Prince William County officials estimate that it will take nearly $700,000 to complete roads and storm drainage systems in six developments constructed by financially troubled Battlefield Builders Inc.
The unfinished roads have been the source of the most concern to many homeowners in Battlefield developments, who say work the builder promised to finish a year ago or longer still has not been done. The developer so far has been unable to reach an agreement with its creditors that would allow the builder to finish the work.
Work has halted in virtually all of Battlefield's projects in Prince William and other Northern Virginia jurisdictions, according to attorneys involved in attempts to help the company and its creditors reach an agreement that will allow Battlefield to avoid bankruptcy. About 200 homes in Battlefield projects have not been completed.
The road and drainage construction in Prince William is covered by bonds and letters of credit, which the county can collect and use to complete the work, said Martin E. Crahan, director of the Department of Development Administration. The board of supervisors last week declared projects covered by three of the bonds in default, and the county will use proceeds of the bonds to finish the public facilities.
But county officials usually wait until they collect the cash from bonding companies before starting work on roads. They have not made a decision on when to begin the work if other Battlefield bonds or letters of credit are called, Crahan said. He said that if a bonding company contests the county's default declaration, as many do, getting the money can take a year or more.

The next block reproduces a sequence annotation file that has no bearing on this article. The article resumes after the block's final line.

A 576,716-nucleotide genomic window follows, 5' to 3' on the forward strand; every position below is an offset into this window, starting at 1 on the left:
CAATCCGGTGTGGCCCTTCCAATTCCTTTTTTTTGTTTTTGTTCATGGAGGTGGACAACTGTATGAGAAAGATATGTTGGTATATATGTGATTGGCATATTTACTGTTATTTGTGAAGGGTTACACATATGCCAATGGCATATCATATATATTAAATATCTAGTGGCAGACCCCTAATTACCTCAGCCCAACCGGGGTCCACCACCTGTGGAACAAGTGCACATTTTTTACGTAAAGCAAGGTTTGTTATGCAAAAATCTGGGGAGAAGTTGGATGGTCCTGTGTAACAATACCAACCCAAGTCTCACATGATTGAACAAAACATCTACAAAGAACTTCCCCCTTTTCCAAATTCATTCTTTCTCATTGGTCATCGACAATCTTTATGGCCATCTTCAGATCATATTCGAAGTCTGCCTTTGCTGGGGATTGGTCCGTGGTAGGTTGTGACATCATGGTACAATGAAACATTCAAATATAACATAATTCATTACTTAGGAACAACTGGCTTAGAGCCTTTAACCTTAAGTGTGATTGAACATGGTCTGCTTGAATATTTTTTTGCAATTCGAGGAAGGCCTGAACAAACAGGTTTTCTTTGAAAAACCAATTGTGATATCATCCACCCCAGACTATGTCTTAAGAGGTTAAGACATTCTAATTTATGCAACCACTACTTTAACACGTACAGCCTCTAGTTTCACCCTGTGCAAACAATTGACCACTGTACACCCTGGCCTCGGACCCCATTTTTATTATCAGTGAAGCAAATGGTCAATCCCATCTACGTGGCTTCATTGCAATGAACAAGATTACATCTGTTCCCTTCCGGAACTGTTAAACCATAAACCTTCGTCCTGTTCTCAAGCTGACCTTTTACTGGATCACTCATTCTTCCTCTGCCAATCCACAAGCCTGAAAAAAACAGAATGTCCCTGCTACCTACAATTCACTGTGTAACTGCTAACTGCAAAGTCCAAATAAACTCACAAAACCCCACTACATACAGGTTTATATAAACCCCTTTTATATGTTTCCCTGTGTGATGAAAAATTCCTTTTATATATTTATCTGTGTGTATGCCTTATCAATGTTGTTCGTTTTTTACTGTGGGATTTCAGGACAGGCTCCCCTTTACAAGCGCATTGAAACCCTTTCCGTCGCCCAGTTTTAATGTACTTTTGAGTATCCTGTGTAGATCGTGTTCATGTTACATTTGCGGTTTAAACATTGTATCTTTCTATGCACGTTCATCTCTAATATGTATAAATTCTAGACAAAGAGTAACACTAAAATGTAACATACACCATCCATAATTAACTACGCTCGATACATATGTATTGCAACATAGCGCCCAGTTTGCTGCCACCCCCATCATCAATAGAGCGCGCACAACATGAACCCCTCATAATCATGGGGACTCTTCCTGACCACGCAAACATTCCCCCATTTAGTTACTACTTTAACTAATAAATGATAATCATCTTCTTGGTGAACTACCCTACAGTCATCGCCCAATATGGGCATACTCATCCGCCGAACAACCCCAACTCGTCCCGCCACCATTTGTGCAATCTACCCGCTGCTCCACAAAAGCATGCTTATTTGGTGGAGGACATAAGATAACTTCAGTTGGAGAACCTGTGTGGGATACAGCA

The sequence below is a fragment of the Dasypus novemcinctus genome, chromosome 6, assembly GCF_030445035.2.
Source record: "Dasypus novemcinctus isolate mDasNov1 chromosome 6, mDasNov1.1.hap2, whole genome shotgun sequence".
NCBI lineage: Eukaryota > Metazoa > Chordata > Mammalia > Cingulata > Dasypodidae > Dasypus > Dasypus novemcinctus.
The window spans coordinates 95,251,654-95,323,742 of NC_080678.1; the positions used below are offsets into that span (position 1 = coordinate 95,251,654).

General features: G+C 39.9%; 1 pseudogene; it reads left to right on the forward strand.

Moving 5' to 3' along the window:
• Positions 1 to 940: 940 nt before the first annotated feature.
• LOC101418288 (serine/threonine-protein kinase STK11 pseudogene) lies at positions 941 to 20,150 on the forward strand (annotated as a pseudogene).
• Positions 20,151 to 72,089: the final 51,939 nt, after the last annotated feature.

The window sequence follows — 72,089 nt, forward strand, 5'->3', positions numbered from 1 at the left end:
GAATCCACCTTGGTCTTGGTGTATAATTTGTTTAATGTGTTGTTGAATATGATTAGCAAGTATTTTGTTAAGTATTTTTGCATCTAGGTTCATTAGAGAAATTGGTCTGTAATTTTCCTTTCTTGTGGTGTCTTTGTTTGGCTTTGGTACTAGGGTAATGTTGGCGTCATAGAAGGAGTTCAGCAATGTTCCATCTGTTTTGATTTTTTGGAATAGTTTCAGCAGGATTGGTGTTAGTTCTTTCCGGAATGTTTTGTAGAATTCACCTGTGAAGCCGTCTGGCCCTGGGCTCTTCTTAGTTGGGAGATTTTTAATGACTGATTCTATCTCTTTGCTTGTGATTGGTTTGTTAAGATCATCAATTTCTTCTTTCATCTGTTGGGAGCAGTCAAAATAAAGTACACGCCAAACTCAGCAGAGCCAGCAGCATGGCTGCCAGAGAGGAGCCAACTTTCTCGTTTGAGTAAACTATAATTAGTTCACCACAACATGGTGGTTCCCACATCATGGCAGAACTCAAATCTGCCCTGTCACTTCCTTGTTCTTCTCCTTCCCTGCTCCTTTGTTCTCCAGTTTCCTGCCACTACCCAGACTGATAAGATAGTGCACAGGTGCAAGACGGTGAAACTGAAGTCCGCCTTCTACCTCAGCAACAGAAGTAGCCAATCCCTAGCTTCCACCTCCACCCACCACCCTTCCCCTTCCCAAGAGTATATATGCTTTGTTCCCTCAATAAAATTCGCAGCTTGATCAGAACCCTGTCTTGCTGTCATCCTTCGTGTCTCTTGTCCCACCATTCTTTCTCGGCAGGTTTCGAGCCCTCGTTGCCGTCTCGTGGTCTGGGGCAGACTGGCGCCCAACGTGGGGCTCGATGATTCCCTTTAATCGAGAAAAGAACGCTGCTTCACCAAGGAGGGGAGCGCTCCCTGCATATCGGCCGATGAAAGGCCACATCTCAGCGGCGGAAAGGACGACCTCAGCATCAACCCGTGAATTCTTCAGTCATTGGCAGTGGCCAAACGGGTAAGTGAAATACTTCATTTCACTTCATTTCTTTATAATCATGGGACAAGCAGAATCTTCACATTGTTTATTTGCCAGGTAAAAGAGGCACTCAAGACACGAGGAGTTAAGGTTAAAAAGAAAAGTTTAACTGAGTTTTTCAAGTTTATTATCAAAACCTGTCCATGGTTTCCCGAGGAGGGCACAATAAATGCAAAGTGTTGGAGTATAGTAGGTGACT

Negotiations between attorneys for Battlefield and its more than 100 creditors began early last month, and are still in progress, attorneys said this week. Battlefield, which has been building homes in Northern Virginia for 10 years, owes about $25 million to its lenders, subcontractors and suppliers, a lawyer for the company said.
About $4 million in mechanic's liens already have been filed against Battlefield homes by suppliers and subcontractors, and more are expected, according to Ronald L. Walutes, an attorney hired by Battlefield. He said the company and its creditors have not agreed on how the liens would be paid off if the company continues building.
Some buyers who have signed contracts and paid deposits for Battlefield homes still under construction may be able to get their deposits back if the company defaults, Walutes said. Buyers with FHA and VA loans probably will be able to get deposits back, he said. Deposits paid on homes sold by Coldwell Banker, which has been selling Battlefield houses since late October, have been held in escrow by the realty company, according to a Coldwell Banker official.
But deposits paid directly to Battlefield were not escrowed, and buyers probably would not get their money back, Walutes said.
In another development, a foreclosure sale of 26 Battlefield homes Loudoun County scheduled for last week was canceled at the last minute when a Pennsylvania company, SKI Real Estate Inc., bought the loan from Suburban Savings and Loan Association, one of Battlefield's 10 lenders, according to an attorney involved in the negotiations. SKI is associated with Industrial Valley Bank, the former owner of District Realty Title Insurance Co., Battlefield's insurer.